As one of the largest nonprofit job training providers in the country, Goodwill® stands ready to support the administration and Congress in efforts to put Americans back to work. During President Obama’s address to a joint session of Congress, he referenced the American Jobs Act (AJA), and then delivered it to Capitol Hill requesting swift passage.
The act contains many promising components which Goodwill Industries® believes will help put people back to work, including a mix of tax cuts, infrastructure spending and direct aid to state and local governments. Goodwill is pleased that the act places an emphasis on the populations we serve, including veterans, people facing extended unemployment, low-income adults, individuals with disabilities and youth. However, other provisions relating to charitable deductions for certain taxpayers are a cause for concern.
Specific items in the bill which Goodwill supports include:
- Issuing tax credits to businesses and nonprofits that hire veterans
- Increasing assistance for people long-term unemployed
- Supporting states in the creation of bridges to work programs with employers
- Enhancing summer and year-round employment opportunities for low-income youth
- Providing subsidized employment opportunities for low-income individuals who are unemployed
- Focusing on job training in high-growth sectors
- Emphasizing the importance of acquiring career credentials and academic preparation and training
While the president’s jobs plan has received a great deal of media attention and includes several promising proposals in addition to some that raise concerns, Congress must first pass legislation before such provisions may be implemented. Many Democrats have signaled support for the AJA. However, Republicans, while promising quick review of the legislation, have expressed opposition to new spending and tax increases. Given the political landscape, it is uncertain whether Congress will pass a jobs bill before the end of the year. Any legislation that does indeed pass is likely to differ from the president’s original proposal.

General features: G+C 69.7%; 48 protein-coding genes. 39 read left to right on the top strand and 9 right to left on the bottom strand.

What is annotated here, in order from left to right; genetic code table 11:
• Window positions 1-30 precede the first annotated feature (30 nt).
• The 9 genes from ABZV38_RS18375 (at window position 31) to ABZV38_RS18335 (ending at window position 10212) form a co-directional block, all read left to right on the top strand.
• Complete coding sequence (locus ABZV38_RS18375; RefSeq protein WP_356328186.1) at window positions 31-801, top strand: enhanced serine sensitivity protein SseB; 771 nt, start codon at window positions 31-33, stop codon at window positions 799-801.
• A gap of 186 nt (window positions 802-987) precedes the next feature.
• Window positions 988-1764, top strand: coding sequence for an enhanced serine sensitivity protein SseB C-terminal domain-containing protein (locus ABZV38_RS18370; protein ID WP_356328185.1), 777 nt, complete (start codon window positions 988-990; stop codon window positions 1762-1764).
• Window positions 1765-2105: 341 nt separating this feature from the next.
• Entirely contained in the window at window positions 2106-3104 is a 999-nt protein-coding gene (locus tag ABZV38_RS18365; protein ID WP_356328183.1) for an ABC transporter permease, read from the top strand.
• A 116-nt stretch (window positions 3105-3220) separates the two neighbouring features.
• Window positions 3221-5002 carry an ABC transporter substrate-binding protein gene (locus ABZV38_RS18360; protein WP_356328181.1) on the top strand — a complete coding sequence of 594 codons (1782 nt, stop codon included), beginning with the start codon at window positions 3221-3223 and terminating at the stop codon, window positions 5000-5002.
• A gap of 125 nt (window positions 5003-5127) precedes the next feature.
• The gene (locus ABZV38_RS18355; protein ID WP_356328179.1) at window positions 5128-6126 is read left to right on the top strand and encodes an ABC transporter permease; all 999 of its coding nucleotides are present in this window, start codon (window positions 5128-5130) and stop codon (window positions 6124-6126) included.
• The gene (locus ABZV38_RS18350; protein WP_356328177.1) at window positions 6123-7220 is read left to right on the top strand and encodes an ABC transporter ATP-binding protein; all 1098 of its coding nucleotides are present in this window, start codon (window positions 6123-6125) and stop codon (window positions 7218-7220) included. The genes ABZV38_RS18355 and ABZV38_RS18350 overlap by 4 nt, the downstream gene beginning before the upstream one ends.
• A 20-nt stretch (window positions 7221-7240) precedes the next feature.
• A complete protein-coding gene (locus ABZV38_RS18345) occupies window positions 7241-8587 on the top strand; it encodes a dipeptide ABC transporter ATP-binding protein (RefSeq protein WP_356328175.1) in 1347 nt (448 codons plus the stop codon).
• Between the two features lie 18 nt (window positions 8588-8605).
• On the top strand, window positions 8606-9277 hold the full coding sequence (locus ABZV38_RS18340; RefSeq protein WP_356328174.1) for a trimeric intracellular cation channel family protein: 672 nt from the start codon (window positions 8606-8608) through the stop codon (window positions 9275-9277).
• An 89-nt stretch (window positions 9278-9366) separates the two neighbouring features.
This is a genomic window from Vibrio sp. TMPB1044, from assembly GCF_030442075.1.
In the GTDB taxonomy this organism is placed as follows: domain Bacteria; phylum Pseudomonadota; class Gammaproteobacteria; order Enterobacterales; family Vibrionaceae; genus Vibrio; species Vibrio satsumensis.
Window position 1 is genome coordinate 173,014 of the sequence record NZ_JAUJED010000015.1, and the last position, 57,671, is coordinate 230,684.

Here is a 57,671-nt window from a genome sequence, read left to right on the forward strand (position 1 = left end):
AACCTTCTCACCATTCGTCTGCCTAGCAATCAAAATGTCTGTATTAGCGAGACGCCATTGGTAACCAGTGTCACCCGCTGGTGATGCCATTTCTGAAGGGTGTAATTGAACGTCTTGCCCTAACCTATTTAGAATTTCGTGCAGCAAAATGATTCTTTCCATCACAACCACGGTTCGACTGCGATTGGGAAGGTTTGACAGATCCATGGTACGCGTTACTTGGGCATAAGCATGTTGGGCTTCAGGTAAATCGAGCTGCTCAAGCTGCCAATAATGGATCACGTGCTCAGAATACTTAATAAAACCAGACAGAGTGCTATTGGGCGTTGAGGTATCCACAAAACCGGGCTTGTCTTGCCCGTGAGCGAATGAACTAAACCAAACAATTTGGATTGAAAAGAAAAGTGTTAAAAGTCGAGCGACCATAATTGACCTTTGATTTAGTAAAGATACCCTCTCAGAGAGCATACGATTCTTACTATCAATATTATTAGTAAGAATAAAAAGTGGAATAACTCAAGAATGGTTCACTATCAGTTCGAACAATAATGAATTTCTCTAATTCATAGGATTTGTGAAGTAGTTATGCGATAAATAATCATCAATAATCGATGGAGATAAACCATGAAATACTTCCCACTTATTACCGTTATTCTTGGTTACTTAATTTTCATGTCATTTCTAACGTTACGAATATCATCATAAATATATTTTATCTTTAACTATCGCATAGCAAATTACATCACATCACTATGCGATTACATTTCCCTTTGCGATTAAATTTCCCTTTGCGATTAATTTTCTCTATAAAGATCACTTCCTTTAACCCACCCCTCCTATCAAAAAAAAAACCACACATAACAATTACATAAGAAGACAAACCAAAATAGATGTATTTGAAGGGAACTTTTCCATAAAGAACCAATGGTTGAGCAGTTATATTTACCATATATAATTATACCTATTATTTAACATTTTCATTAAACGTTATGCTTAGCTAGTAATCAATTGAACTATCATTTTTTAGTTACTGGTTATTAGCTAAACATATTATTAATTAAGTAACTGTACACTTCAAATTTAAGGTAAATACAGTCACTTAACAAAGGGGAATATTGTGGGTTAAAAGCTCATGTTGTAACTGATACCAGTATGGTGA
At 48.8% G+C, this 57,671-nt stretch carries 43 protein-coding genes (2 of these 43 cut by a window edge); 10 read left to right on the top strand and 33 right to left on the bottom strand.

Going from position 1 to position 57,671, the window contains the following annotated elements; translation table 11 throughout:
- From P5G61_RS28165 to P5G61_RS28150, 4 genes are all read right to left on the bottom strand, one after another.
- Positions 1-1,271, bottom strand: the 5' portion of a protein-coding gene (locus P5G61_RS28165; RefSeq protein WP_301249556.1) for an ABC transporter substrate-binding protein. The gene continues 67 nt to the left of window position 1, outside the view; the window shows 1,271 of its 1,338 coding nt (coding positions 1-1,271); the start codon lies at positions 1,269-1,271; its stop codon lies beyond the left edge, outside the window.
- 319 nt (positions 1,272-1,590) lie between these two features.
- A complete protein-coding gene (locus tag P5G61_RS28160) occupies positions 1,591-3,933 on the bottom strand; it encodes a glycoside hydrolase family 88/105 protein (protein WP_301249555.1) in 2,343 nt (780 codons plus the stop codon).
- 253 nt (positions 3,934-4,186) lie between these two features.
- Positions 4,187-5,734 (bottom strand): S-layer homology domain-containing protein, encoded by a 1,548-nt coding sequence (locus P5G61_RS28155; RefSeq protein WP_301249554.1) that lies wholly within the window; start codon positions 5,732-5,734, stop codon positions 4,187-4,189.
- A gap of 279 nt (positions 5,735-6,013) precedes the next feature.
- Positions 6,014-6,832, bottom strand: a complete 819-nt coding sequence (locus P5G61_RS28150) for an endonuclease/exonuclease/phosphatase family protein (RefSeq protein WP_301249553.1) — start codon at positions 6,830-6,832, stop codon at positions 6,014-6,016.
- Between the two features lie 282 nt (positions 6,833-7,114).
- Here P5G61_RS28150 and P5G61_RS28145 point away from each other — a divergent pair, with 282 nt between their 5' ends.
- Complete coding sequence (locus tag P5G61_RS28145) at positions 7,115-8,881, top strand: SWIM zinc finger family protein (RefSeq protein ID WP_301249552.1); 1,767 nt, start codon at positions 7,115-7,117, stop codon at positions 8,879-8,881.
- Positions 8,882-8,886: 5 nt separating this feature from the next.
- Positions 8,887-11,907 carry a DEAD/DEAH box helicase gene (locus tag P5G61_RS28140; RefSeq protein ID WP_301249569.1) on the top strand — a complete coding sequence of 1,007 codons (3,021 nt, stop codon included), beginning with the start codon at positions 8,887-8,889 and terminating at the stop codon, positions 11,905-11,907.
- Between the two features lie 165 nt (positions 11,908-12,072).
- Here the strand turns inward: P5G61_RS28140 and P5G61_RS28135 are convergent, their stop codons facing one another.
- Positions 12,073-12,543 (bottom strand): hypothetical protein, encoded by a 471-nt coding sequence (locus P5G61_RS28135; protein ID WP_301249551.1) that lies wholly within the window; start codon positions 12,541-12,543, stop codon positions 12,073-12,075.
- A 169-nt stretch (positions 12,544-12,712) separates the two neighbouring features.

While Goodwill believes that the plan includes a number of promising provisions that would support its efforts to help people find jobs and advance in careers, Goodwill is also concerned that the plan includes provisions that would limit the value of charitable deductions for certain tax payers. Goodwill will engage with Congress and the Obama administration to protect tax incentives for charitable giving, and to develop and implement policies that aim to get Americans back to work and to address this nation’s long-term structural unemployment challenges.